But Dr Mahathir blamed the NAP, which was last revised in 2014, for opening and liberalising the country’s automotive market by removing protectionist measures on national carmakers, while allowing foreign players easy access to the local car market.

“Over the past 10 years, the situation in automotive industry became worse as the government did not monitor the industry and allowed any foreign brands to enter the Malaysian market, resulting [in] Proton losing market share as it could not compete with other car manufacturing giants overseas,” he said in Parliament.

He also said Proton’s deterioration was partly due to deferment of a research and development (R&D) grant from the BN-led government, noting that the final RM1.1 billion R&D grant promised to Proton was only disbursed after China’s Zhejiang Geely Holding Group acquired a 49.9% stake in the national carmaker.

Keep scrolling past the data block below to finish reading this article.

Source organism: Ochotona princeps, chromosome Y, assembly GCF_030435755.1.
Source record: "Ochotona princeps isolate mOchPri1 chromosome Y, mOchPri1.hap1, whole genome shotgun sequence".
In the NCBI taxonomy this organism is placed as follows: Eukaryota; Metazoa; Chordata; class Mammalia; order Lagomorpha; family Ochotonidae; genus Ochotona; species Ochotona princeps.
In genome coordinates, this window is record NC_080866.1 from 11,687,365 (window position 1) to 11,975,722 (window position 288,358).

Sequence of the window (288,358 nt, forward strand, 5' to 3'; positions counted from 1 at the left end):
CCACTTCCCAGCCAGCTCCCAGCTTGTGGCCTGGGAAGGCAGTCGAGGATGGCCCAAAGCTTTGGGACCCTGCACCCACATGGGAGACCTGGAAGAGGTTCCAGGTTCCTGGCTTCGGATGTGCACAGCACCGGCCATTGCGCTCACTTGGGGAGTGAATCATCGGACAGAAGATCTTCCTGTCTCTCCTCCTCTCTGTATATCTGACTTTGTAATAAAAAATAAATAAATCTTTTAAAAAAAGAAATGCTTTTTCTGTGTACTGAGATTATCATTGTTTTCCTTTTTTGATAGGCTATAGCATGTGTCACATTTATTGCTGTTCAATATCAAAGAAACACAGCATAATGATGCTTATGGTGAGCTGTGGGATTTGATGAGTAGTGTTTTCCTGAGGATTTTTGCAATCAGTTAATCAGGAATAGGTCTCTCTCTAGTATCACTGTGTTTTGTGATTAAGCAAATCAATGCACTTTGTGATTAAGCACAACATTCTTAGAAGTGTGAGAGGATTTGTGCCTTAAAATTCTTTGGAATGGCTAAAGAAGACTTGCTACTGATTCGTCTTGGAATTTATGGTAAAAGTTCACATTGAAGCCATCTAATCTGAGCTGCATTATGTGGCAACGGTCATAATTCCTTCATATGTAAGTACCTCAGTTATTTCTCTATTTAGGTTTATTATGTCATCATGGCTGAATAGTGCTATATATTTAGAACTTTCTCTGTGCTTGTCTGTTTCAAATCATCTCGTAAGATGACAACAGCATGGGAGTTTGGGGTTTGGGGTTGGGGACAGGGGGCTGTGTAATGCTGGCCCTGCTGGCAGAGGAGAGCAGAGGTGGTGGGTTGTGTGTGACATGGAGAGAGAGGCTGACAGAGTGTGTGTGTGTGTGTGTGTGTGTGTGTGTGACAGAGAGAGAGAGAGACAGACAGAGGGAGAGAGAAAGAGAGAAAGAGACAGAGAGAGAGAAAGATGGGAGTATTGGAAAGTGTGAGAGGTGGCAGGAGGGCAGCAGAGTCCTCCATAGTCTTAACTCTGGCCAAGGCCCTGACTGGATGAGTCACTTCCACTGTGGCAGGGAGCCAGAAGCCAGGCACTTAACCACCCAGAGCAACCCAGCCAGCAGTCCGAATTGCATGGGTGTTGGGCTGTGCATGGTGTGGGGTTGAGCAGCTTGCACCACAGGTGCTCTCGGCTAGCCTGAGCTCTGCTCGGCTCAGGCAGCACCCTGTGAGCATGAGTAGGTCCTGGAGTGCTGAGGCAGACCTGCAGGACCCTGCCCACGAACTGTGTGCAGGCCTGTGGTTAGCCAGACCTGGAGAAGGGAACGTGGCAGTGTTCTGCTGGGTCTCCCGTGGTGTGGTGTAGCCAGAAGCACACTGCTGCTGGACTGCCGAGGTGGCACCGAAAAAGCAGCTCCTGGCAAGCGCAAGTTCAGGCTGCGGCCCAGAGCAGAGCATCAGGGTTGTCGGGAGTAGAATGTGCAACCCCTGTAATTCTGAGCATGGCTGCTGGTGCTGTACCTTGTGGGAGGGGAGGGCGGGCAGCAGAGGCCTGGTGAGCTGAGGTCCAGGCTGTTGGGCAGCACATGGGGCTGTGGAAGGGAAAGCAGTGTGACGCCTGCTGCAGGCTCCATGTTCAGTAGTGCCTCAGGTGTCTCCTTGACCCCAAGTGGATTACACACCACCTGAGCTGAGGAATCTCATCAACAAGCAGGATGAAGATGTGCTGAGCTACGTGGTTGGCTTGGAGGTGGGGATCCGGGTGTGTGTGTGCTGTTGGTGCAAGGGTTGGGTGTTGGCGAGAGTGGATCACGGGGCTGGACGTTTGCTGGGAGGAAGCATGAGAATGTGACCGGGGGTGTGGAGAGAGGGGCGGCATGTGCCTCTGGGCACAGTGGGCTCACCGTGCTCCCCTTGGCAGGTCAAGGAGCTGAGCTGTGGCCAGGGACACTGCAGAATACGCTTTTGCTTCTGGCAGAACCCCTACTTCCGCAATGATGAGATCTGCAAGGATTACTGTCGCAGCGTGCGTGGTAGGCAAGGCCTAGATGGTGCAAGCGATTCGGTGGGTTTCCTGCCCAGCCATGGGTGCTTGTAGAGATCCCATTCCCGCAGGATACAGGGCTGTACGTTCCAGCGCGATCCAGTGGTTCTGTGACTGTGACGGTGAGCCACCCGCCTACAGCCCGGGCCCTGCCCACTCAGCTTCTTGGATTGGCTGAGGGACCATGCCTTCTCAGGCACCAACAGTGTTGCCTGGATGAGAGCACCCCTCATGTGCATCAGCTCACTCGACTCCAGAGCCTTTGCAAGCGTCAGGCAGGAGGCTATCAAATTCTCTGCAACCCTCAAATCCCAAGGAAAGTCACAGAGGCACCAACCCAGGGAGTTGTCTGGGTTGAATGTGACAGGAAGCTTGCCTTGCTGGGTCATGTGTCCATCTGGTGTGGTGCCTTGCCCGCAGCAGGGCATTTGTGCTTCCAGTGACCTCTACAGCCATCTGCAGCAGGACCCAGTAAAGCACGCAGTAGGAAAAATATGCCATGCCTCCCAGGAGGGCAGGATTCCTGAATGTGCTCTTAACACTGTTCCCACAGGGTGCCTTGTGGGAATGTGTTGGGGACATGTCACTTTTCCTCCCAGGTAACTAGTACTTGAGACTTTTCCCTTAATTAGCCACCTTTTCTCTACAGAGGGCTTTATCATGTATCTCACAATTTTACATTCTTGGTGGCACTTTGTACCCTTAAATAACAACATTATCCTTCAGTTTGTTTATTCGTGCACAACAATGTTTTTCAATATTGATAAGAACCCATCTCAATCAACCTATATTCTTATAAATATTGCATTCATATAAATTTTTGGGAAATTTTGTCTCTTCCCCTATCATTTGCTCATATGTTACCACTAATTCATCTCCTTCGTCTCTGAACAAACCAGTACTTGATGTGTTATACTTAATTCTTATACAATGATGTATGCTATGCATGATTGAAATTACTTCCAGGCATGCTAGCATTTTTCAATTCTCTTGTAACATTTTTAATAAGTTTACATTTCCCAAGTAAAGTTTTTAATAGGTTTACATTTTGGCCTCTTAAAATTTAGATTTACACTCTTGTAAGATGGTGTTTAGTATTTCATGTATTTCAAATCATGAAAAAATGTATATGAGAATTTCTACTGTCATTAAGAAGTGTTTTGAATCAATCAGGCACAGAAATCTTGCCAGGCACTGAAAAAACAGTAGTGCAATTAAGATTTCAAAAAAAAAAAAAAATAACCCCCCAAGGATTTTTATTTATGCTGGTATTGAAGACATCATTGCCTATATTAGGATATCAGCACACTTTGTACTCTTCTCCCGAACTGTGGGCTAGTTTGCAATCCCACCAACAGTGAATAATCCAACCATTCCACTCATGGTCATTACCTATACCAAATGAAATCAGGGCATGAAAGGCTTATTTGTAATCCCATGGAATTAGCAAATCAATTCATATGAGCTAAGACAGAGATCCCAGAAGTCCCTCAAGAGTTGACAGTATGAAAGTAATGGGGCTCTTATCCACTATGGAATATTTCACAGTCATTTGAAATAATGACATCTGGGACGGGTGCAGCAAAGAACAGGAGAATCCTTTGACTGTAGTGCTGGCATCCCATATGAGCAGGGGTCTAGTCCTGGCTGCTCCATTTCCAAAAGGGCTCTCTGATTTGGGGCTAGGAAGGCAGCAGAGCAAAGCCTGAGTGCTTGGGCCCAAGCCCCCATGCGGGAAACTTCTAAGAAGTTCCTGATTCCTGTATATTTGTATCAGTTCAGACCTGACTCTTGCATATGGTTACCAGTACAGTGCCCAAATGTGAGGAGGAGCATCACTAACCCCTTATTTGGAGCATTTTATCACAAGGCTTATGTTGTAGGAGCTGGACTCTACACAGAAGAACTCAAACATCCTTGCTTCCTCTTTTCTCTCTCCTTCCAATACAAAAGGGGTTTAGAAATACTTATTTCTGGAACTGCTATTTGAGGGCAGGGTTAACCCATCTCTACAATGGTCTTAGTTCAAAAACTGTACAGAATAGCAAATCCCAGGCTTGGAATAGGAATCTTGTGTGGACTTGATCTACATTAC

He was responding to a question from Datuk Seri Dr Wee Ka Siong (BN-Ayer Hitam), who wanted to know about the third national car project and whether the government had taken into consideration the problems Proton faced.

Dr Mahathir went on to say that Proton was not a failed venture and that it had, at one point, dominated 80% of the local market, with the company accumulating some RM4 billion reserves and being able to fund the RM1.8 billion cost of building its own plants.


Foreign cars cannot be allowed easy entry, says Dr M

To a supplementary question from Fong Kui Lun (PH-Bukit Bintang) on whether the government plans to impose conditions for the import of cars, Dr Mahathir said foreign cars cannot be allowed to enter the country easily and dominate the local market, and that the government was looking into the matter.